The ESP8266 is supposed to offload a system host controller from networking tasks. And therefore the chip acts as a network interface card for an embedded system.
When choosing a chip for networking, you would typically look into two aspects of it:
- Interface for host controller and speed
- Networking performance
So here we take a look at how well the ESP8266 performs when it is configured as a server in station mode and serves data through a capable TP-LINK router to a typical desktop computer.
ESP8266 wifi server speed results
We performed two tests, one using a single download thread and the other using multiple simultaneous downloads. “Download” here means downloading data from the ESP8266 server via a router. The router and PC are capable of handling over 50 mbps easily and are not a bottleneck by any means.
The data being served for download way just a dummy data array in the ESP8266. Two tests were performed.
Single socket download speed
In the single download test, we tried to download a single file from the ESP8266 server. The results look something like this:
The ESP8266 can serve data via WiFi at over 7 mbps if the conditions are reasonably good.
The 7 mbps performance was measured by downloading this from ESP8266. Note: It is 7 mbits/s, and not mbytes/s!
Multiple socket download speed
The ESP8266 seems to handle data transfer more efficiently when the buffers can be served by multiple sockets. It has something to do with the internal buffer management code, as far as we can figure it out. If you know any better, do leave a comment below!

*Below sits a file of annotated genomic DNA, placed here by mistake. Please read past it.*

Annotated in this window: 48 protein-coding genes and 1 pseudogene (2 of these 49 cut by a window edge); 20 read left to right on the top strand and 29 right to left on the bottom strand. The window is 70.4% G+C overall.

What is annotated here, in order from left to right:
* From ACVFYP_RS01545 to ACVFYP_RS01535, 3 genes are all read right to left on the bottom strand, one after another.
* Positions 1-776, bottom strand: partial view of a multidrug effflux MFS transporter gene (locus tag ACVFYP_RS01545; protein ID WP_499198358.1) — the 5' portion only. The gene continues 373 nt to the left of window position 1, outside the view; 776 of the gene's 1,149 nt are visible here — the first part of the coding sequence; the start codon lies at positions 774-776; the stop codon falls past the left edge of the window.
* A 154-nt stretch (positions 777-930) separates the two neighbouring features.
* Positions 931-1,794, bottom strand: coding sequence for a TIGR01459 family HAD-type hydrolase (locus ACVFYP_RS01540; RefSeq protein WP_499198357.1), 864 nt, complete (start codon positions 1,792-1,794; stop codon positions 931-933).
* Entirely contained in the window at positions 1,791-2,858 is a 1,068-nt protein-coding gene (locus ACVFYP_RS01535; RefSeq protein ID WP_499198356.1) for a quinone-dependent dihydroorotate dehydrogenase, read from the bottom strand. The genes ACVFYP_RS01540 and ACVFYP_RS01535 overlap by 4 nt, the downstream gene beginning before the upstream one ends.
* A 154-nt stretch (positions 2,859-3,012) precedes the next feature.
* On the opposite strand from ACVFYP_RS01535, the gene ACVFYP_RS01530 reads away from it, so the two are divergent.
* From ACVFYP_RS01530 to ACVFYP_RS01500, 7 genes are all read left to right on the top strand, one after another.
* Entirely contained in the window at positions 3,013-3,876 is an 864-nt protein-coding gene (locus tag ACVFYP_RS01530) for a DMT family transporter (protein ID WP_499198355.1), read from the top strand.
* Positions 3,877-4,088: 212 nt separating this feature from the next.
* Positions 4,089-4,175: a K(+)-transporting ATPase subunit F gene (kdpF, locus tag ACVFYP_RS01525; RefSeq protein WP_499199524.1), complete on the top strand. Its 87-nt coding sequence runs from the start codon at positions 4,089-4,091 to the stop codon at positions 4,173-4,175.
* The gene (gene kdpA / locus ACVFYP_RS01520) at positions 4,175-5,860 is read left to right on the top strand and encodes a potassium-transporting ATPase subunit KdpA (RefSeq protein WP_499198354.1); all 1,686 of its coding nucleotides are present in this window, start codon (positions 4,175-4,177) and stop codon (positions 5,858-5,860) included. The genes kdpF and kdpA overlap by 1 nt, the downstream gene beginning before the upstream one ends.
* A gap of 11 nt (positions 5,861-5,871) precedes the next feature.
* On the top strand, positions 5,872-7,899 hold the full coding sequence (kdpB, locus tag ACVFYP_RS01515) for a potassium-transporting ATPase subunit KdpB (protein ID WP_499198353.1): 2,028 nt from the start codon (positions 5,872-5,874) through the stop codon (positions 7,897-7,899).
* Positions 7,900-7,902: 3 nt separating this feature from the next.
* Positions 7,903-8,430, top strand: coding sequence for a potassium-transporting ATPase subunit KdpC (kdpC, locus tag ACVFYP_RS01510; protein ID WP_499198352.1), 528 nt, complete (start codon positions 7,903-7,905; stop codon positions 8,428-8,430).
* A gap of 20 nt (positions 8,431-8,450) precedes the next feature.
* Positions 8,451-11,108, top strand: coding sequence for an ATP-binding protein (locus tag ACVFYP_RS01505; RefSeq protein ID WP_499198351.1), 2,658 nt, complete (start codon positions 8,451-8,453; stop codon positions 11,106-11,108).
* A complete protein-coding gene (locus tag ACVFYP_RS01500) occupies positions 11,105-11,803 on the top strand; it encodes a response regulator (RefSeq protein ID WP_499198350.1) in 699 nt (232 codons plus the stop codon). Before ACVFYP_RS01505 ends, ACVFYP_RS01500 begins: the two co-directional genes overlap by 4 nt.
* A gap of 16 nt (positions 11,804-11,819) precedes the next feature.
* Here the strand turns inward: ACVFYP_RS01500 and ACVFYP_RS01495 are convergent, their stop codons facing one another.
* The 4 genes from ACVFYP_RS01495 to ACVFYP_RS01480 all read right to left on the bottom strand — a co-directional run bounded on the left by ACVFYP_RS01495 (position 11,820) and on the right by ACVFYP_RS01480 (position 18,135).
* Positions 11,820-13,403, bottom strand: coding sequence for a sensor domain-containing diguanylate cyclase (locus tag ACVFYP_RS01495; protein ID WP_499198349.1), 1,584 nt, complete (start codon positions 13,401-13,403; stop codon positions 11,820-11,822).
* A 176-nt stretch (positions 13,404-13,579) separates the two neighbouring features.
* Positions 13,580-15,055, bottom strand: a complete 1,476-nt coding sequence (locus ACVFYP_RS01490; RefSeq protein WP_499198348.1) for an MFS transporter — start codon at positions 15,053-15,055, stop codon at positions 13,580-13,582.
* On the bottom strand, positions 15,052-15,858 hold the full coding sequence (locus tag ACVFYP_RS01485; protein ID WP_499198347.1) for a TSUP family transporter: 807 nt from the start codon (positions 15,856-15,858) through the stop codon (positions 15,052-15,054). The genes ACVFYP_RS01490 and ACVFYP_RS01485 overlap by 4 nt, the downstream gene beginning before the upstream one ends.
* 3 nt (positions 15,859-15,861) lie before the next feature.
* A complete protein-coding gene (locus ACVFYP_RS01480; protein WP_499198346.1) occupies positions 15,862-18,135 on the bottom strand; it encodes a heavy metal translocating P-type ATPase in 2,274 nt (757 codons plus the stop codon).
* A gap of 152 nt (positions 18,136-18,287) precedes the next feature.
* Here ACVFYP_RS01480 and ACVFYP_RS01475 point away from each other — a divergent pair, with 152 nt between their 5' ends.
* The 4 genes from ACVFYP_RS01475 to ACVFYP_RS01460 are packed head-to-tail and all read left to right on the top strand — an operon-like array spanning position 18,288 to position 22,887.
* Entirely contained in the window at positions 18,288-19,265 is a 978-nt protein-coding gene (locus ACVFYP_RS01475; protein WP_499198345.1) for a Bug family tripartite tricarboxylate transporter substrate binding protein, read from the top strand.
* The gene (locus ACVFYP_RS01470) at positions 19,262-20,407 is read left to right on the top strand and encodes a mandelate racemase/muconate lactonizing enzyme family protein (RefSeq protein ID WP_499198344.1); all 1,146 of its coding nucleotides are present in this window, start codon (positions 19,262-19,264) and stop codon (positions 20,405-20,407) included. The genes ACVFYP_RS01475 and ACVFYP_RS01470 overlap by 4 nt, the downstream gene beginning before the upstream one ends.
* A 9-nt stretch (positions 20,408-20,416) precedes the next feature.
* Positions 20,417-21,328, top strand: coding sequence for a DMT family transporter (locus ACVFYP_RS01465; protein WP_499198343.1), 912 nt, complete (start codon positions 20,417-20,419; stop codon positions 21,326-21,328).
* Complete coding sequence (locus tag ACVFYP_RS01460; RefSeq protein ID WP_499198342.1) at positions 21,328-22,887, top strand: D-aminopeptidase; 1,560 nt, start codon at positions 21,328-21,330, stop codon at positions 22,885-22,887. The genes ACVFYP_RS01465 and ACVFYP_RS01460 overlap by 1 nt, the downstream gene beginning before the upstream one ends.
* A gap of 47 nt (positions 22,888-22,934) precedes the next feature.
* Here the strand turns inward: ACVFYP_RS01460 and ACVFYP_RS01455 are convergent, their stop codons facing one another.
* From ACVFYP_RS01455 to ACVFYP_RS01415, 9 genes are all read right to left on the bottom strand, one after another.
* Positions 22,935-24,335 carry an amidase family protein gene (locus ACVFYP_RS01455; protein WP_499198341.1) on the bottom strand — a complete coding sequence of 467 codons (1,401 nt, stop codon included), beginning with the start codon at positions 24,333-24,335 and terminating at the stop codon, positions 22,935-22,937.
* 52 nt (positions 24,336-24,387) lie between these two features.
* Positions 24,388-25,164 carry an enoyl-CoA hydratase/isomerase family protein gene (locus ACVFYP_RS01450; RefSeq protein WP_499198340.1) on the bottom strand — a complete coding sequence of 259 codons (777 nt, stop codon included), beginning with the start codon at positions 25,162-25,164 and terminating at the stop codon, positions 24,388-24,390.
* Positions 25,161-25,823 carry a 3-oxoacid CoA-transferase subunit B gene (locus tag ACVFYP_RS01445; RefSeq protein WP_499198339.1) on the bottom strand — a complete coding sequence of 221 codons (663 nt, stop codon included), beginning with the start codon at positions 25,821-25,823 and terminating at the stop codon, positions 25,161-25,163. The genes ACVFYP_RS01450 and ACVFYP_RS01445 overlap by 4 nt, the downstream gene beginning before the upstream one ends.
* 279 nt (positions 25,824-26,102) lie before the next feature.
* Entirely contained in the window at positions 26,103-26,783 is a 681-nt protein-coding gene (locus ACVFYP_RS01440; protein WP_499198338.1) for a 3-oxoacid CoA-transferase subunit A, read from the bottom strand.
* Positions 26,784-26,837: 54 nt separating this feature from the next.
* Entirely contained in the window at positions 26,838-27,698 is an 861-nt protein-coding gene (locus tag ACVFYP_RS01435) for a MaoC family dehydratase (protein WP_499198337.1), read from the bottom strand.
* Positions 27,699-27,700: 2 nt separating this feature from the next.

In the stats shown below, the ESP8266 server was made to deliver data to 4 download threads, and the effective data rate seemed to go up. This does validate the fact that tweaking LwIP library a little might achieve a data rate much higher than just 7 mbps for a single thread.
ESP8266 server data over WiFi at over 13 mbps for multiple simultaneous downloads.
This is what the download looks like in the download manager. Note that the file names are the same, but the ESP8266 test program does not differentiate file names (it serves dummy data anyway).
The test source code
The test source code is internal and so it has not been attached here.
However, the code simply runs the hardware resources as efficiently as possible in a normal SDK application and assumes that the buffer in the heap is filled in between data transmit callbacks. This is definitely possible in a practical application using dual buffer, if not a single one.